The parents then present the diploma to their graduate. This is appropriate of course because they are the ones who have overseen their education. They get a firm two-minutes to make some comments. Usually the dad does the talking because Mom is too emotional, but its up to the family. Sometimes they both encourage, reminisce, and congratulate. They present the diploma, hugs ensue, and the next graduate is called.

It’s hard to describe how powerful those few moments can be. A homeschool graduation is the culmination of significant sacrifice and labor on the part of the student, the parents, and often the whole family. Though the presentation is appropriately public, the comments are precious and personal.

Once all the slideshows and diploma presentations are completed, we run a final slideshow that includes individual senior photos and a group session a local photographer (who happens to be my wife) does for us each year. It concludes the presentation part and depicts the graduating class as a whole.

Then the graduates stand, move their tassels, toss their caps, and march out to thunderous applause.

For many, the reception after the ceremony has become as important to the event as the ceremony itself. Each graduate creates a personal display on a table around the lobby’s circumference. They cover tri-fold displays with pictures and stack the table with personal items like favorite books, trophies, and memorabilia of their school years. They also typically include a notebook so guests and fellow graduates can write their personal congratulations. The graduates, especially the girls, take their display seriously. They can be pretty impressive.

There are light snacks and guests typically linger for an hour or two, chatting with the graduates and admiring their displays.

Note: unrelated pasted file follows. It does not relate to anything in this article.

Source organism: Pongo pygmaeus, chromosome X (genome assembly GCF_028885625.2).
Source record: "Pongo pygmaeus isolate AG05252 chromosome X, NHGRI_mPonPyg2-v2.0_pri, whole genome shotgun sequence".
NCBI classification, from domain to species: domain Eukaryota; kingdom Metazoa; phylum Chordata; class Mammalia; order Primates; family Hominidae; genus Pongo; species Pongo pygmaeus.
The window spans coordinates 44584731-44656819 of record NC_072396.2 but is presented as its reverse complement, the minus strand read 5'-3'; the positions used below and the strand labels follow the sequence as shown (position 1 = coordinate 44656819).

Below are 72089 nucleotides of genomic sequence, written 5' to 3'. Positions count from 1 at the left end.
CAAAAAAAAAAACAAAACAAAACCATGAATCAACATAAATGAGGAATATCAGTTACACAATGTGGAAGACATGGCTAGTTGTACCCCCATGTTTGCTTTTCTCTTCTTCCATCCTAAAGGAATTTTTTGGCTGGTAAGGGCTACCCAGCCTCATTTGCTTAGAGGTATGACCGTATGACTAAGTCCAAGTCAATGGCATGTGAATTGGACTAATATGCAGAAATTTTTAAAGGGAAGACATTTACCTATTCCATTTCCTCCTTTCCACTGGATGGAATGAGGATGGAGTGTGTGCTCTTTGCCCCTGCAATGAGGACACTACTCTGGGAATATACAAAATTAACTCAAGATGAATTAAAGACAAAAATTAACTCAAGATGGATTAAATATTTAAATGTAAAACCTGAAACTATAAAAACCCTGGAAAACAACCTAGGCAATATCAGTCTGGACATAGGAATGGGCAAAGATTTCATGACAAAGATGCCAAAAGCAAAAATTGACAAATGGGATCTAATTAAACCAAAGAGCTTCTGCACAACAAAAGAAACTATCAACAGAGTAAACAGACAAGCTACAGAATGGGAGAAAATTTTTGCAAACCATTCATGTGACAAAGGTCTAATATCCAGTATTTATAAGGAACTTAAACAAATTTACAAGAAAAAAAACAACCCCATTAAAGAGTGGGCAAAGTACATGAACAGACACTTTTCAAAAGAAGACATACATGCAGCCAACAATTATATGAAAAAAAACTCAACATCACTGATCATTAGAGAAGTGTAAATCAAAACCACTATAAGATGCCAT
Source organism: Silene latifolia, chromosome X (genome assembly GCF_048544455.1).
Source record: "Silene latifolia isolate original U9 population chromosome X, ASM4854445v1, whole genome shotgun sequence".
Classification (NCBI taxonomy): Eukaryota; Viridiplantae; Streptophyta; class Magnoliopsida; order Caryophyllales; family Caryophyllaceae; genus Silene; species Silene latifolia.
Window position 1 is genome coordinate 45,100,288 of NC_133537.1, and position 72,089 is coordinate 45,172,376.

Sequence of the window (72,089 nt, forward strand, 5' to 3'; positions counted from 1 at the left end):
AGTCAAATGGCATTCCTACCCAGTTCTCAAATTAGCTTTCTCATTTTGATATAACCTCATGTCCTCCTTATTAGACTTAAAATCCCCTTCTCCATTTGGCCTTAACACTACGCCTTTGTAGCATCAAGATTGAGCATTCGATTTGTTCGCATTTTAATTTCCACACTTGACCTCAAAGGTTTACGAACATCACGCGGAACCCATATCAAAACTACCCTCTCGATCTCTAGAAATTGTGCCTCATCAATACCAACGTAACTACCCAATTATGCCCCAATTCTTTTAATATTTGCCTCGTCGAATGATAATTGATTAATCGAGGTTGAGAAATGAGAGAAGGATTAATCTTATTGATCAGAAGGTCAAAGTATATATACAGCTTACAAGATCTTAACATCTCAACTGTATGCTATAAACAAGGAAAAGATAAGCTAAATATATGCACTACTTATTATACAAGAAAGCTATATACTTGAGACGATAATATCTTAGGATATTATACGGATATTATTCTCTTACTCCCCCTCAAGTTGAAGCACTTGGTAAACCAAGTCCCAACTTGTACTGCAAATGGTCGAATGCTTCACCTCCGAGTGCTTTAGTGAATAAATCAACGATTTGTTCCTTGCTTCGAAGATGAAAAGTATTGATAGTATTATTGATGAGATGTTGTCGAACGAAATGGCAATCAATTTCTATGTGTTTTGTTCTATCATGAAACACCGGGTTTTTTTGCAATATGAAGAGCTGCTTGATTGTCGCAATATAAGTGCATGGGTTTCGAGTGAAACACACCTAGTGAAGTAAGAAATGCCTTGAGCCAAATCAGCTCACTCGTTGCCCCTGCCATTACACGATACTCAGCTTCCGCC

I’ve been a public and private school educator for years and have attended many graduation ceremonies. I am always happy to go in order to honor my graduating friends and their families, but I must admit that our homeschool ceremony is the only one I actually look forward to each year.


Feel free to add your comments below.



About the Author

Brian WaskoBrian is the founder and president of WriteAtHome.com. One of his passions is to teach young people how to write better.View all posts by Brian Wasko

  1. Lois

    This is very similar to our association’s graduation. Normally there is a speaker (a youth pastor or someone like that), but we don’t have student speakers. It varies, but the slide show and diploma presentation usually is 5 min total per person. Some parents talk too much, and sometimes the slide show goes on too long, but most people agree the slide show is the best part.

    The MC has been the current president of the association—often a graduate’s dad. At the end of the ceremony, each graduate marches out with their own chosen exit music excerpt. Our largest class was 16, but last year’s was 5.

Leave a Reply

If you like a post, please take a second to click "like," and comment as often as you like.
We promise not to correct your grammar!